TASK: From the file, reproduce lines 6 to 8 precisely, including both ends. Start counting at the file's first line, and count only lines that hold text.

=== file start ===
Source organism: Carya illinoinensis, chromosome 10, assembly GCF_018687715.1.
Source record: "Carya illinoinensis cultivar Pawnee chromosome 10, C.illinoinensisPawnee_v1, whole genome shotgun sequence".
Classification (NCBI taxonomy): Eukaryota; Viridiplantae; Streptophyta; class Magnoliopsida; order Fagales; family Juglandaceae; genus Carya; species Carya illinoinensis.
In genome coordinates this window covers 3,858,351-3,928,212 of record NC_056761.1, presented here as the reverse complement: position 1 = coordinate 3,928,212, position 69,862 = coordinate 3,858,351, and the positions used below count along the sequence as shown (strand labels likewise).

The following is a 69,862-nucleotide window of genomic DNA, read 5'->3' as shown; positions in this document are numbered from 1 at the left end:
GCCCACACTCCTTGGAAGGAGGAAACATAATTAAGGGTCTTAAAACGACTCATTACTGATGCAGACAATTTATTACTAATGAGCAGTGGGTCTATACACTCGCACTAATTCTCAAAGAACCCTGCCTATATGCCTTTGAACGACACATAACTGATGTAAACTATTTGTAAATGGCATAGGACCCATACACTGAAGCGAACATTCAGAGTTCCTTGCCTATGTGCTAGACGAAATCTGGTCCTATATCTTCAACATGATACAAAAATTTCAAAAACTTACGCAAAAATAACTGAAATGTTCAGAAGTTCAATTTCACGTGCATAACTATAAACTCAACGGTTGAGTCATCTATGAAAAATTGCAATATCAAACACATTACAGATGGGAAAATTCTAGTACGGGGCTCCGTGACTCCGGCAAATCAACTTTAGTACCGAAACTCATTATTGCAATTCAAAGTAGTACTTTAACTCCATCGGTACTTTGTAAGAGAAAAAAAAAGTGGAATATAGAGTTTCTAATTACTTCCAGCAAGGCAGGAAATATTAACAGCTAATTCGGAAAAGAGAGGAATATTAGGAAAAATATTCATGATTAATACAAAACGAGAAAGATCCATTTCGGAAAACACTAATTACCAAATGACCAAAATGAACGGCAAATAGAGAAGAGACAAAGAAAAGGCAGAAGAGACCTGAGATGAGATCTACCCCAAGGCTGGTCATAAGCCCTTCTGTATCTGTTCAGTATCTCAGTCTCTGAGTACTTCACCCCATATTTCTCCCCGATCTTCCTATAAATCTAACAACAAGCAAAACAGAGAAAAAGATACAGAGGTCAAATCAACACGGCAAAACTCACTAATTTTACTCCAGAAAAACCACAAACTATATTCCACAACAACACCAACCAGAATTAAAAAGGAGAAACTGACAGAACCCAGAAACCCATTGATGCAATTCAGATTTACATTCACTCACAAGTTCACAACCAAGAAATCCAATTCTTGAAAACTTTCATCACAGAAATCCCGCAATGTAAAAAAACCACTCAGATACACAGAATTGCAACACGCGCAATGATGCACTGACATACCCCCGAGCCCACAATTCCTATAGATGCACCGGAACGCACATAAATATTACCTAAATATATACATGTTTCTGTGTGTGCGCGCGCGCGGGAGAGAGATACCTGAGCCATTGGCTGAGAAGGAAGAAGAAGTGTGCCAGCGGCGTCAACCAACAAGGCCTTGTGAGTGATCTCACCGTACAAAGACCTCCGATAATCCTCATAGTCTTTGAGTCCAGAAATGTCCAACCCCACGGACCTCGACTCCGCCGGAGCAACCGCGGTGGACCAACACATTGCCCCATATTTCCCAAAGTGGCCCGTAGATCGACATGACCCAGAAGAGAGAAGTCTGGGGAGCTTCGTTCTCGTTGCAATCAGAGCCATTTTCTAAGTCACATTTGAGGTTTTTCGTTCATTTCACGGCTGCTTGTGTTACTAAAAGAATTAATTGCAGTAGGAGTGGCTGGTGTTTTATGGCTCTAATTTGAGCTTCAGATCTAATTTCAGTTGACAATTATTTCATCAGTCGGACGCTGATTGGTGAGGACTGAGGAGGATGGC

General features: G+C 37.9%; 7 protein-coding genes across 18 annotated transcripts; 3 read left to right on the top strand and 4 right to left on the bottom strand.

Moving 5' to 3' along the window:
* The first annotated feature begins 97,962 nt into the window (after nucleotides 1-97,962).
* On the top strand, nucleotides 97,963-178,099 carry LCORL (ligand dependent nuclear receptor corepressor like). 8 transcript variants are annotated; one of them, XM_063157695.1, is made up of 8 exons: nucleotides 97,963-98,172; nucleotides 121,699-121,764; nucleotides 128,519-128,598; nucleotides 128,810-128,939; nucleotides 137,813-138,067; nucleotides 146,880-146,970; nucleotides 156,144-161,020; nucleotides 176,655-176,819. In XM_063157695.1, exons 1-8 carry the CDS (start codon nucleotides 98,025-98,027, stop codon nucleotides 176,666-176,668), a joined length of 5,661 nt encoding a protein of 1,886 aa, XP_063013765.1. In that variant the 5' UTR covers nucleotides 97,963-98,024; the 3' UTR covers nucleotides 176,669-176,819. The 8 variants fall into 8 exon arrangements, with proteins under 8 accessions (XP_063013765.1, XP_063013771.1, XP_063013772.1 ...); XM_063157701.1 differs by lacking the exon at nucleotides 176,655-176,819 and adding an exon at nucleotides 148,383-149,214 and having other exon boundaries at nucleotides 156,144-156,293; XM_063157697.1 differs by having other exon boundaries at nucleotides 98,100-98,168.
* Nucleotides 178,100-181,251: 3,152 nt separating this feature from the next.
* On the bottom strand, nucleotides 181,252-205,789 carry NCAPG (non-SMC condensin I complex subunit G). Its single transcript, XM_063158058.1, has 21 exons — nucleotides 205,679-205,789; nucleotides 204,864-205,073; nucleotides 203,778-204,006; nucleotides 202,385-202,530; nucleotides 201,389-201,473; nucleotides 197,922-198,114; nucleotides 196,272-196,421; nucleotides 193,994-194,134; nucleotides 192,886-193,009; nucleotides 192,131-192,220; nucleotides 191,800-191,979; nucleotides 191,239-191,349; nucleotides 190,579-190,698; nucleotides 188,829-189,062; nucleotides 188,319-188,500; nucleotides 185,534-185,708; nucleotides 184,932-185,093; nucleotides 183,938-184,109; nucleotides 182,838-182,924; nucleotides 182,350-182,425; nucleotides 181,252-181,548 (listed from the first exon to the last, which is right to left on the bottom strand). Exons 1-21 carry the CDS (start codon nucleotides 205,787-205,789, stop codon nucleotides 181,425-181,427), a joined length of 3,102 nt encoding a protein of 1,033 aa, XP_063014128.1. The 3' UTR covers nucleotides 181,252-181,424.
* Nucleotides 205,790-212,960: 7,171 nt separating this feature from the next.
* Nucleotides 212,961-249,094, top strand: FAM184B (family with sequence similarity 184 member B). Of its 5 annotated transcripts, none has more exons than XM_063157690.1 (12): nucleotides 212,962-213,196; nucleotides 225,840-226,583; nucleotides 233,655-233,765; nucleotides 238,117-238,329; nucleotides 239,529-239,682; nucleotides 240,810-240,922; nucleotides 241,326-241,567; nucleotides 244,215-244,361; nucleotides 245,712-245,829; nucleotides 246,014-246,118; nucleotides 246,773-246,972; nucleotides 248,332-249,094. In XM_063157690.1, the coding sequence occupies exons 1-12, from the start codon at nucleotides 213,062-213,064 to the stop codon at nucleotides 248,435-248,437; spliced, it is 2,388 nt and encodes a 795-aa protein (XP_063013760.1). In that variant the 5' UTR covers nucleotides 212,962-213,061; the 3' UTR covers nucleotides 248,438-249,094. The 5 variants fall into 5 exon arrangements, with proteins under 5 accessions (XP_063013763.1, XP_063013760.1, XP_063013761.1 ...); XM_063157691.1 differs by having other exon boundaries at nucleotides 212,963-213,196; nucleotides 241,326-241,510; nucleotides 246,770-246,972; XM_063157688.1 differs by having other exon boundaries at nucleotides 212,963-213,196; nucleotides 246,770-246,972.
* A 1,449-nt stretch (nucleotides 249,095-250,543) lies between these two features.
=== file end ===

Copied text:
GCCCACACTCCTTGGAAGGAGGAAACATAATTAAGGGTCTTAAAACGACTCATTACTGATGCAGACAATTTATTACTAATGAGCAGTGGGTCTATACACTCGCACTAATTCTCAAAGAACCCTGCCTATATGCCTTTGAACGACACATAACTGATGTAAACTATTTGTAAATGGCATAGGACCCATACACTGAAGCGAACATTCAGAGTTCCTTGCCTATGTGCTAGACGAAATCTGGTCCTATATCTTCAACATGATACAAAAATTTCAAAAACTTACGCAAAAATAACTGAAATGTTCAGAAGTTCAATTTCACGTGCATAACTATAAACTCAACGGTTGAGTCATCTATGAAAAATTGCAATATCAAACACATTACAGATGGGAAAATTCTAGTACGGGGCTCCGTGACTCCGGCAAATCAACTTTAGTACCGAAACTCATTATTGCAATTCAAAGTAGTACTTTAACTCCATCGGTACTTTGTAAGAGAAAAAAAAAGTGGAATATAGAGTTTCTAATTACTTCCAGCAAGGCAGGAAATATTAACAGCTAATTCGGAAAAGAGAGGAATATTAGGAAAAATATTCATGATTAATACAAAACGAGAAAGATCCATTTCGGAAAACACTAATTACCAAATGACCAAAATGAACGGCAAATAGAGAAGAGACAAAGAAAAGGCAGAAGAGACCTGAGATGAGATCTACCCCAAGGCTGGTCATAAGCCCTTCTGTATCTGTTCAGTATCTCAGTCTCTGAGTACTTCACCCCATATTTCTCCCCGATCTTCCTATAAATCTAACAACAAGCAAAACAGAGAAAAAGATACAGAGGTCAAATCAACACGGCAAAACTCACTAATTTTACTCCAGAAAAACCACAAACTATATTCCACAACAACACCAACCAGAATTAAAAAGGAGAAACTGACAGAACCCAGAAACCCATTGATGCAATTCAGATTTACATTCACTCACAAGTTCACAACCAAGAAATCCAATTCTTGAAAACTTTCATCACAGAAATCCCGCAATGTAAAAAAACCACTCAGATACACAGAATTGCAACACGCGCAATGATGCACTGACATACCCCCGAGCCCACAATTCCTATAGATGCACCGGAACGCACATAAATATTACCTAAATATATACATGTTTCTGTGTGTGCGCGCGCGCGGGAGAGAGATACCTGAGCCATTGGCTGAGAAGGAAGAAGAAGTGTGCCAGCGGCGTCAACCAACAAGGCCTTGTGAGTGATCTCACCGTACAAAGACCTCCGATAATCCTCATAGTCTTTGAGTCCAGAAATGTCCAACCCCACGGACCTCGACTCCGCCGGAGCAACCGCGGTGGACCAACACATTGCCCCATATTTCCCAAAGTGGCCCGTAGATCGACATGACCCAGAAGAGAGAAGTCTGGGGAGCTTCGTTCTCGTTGCAATCAGAGCCATTTTCTAAGTCACATTTGAGGTTTTTCGTTCATTTCACGGCTGCTTGTGTTACTAAAAGAATTAATTGCAGTAGGAGTGGCTGGTGTTTTATGGCTCTAATTTGAGCTTCAGATCTAATTTCAGTTGACAATTATTTCATCAGTCGGACGCTGATTGGTGAGGACTGAGGAGGATGGC

General features: G+C 37.9%; 7 protein-coding genes across 18 annotated transcripts; 3 read left to right on the top strand and 4 right to left on the bottom strand.

Moving 5' to 3' along the window: